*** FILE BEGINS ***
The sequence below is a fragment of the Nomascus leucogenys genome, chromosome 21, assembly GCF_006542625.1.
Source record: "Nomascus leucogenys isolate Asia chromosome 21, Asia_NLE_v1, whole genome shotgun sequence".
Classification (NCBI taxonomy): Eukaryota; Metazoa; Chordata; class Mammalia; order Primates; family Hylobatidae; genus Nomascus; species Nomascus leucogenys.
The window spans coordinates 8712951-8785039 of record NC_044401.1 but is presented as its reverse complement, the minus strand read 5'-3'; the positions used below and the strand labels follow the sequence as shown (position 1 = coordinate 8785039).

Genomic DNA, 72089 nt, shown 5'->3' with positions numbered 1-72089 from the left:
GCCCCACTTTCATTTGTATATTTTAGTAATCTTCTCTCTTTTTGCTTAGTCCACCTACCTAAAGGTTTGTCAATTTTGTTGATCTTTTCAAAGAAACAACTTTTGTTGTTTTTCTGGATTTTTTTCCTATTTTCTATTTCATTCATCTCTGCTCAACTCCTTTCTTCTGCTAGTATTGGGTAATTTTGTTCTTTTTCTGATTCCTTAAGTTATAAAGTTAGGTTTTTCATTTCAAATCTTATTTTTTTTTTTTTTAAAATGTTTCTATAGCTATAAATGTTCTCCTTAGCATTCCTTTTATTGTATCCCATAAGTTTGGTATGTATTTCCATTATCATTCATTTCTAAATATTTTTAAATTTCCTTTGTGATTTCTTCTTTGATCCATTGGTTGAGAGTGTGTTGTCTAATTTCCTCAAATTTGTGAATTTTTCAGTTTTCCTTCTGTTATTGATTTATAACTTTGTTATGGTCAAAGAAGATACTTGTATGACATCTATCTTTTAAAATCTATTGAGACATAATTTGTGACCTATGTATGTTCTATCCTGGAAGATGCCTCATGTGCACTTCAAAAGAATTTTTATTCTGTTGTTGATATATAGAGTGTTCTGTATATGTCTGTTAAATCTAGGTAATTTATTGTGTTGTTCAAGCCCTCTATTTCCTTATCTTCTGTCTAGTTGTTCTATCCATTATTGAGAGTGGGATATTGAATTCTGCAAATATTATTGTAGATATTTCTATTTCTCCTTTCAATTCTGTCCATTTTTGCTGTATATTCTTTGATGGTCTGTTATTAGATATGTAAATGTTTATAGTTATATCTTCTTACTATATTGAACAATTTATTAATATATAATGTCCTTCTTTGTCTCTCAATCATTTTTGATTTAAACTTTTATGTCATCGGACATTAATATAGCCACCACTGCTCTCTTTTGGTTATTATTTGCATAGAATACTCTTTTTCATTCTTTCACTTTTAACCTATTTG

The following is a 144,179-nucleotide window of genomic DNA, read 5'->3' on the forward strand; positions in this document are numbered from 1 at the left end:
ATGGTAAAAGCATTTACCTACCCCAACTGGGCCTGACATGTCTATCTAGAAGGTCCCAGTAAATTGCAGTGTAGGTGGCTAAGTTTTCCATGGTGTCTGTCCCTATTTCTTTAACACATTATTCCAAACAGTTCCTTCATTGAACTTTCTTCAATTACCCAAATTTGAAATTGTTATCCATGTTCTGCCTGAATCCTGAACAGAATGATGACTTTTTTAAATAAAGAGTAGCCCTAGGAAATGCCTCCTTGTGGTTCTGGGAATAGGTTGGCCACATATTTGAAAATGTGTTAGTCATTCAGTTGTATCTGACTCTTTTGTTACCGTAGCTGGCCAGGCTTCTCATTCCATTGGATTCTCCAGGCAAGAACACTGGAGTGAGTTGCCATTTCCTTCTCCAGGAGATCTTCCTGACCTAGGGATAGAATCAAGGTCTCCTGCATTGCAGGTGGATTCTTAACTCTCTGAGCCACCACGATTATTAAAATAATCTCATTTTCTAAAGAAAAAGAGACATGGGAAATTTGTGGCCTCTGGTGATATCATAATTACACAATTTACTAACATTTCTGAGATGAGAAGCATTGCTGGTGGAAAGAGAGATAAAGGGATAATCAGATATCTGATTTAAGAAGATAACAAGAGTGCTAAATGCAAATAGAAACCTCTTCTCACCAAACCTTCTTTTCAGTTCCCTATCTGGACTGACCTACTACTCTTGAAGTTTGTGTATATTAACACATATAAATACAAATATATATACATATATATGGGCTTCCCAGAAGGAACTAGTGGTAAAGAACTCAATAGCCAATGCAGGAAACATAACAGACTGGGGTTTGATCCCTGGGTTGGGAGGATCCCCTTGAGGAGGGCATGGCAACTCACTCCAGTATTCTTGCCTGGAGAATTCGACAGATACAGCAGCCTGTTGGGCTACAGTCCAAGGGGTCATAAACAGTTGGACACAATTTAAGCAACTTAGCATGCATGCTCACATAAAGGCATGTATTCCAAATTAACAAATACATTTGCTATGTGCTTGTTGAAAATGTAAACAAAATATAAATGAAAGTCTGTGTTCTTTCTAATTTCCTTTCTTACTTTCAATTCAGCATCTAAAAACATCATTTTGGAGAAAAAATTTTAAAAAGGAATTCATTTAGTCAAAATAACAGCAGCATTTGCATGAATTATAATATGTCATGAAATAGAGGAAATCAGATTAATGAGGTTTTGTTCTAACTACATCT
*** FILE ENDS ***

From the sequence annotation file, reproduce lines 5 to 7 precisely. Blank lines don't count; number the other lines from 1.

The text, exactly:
Genomic DNA, 72089 nt, shown 5'->3' with positions numbered 1-72089 from the left:
GCCCCACTTTCATTTGTATATTTTAGTAATCTTCTCTCTTTTTGCTTAGTCCACCTACCTAAAGGTTTGTCAATTTTGTTGATCTTTTCAAAGAAACAACTTTTGTTGTTTTTCTGGATTTTTTTCCTATTTTCTATTTCATTCATCTCTGCTCAACTCCTTTCTTCTGCTAGTATTGGGTAATTTTGTTCTTTTTCTGATTCCTTAAGTTATAAAGTTAGGTTTTTCATTTCAAATCTTATTTTTTTTTTTTTTAAAATGTTTCTATAGCTATAAATGTTCTCCTTAGCATTCCTTTTATTGTATCCCATAAGTTTGGTATGTATTTCCATTATCATTCATTTCTAAATATTTTTAAATTTCCTTTGTGATTTCTTCTTTGATCCATTGGTTGAGAGTGTGTTGTCTAATTTCCTCAAATTTGTGAATTTTTCAGTTTTCCTTCTGTTATTGATTTATAACTTTGTTATGGTCAAAGAAGATACTTGTATGACATCTATCTTTTAAAATCTATTGAGACATAATTTGTGACCTATGTATGTTCTATCCTGGAAGATGCCTCATGTGCACTTCAAAAGAATTTTTATTCTGTTGTTGATATATAGAGTGTTCTGTATATGTCTGTTAAATCTAGGTAATTTATTGTGTTGTTCAAGCCCTCTATTTCCTTATCTTCTGTCTAGTTGTTCTATCCATTATTGAGAGTGGGATATTGAATTCTGCAAATATTATTGTAGATATTTCTATTTCTCCTTTCAATTCTGTCCATTTTTGCTGTATATTCTTTGATGGTCTGTTATTAGATATGTAAATGTTTATAGTTATATCTTCTTACTATATTGAACAATTTATTAATATATAATGTCCTTCTTTGTCTCTCAATCATTTTTGATTTAAACTTTTATGTCATCGGACATTAATATAGCCACCACTGCTCTCTTTTGGTTATTATTTGCATAGAATACTCTTTTTCATTCTTTCACTTTTAACCTATTTG

The following is a 144,179-nucleotide window of genomic DNA, read 5'->3' on the forward strand; positions in this document are numbered from 1 at the left end: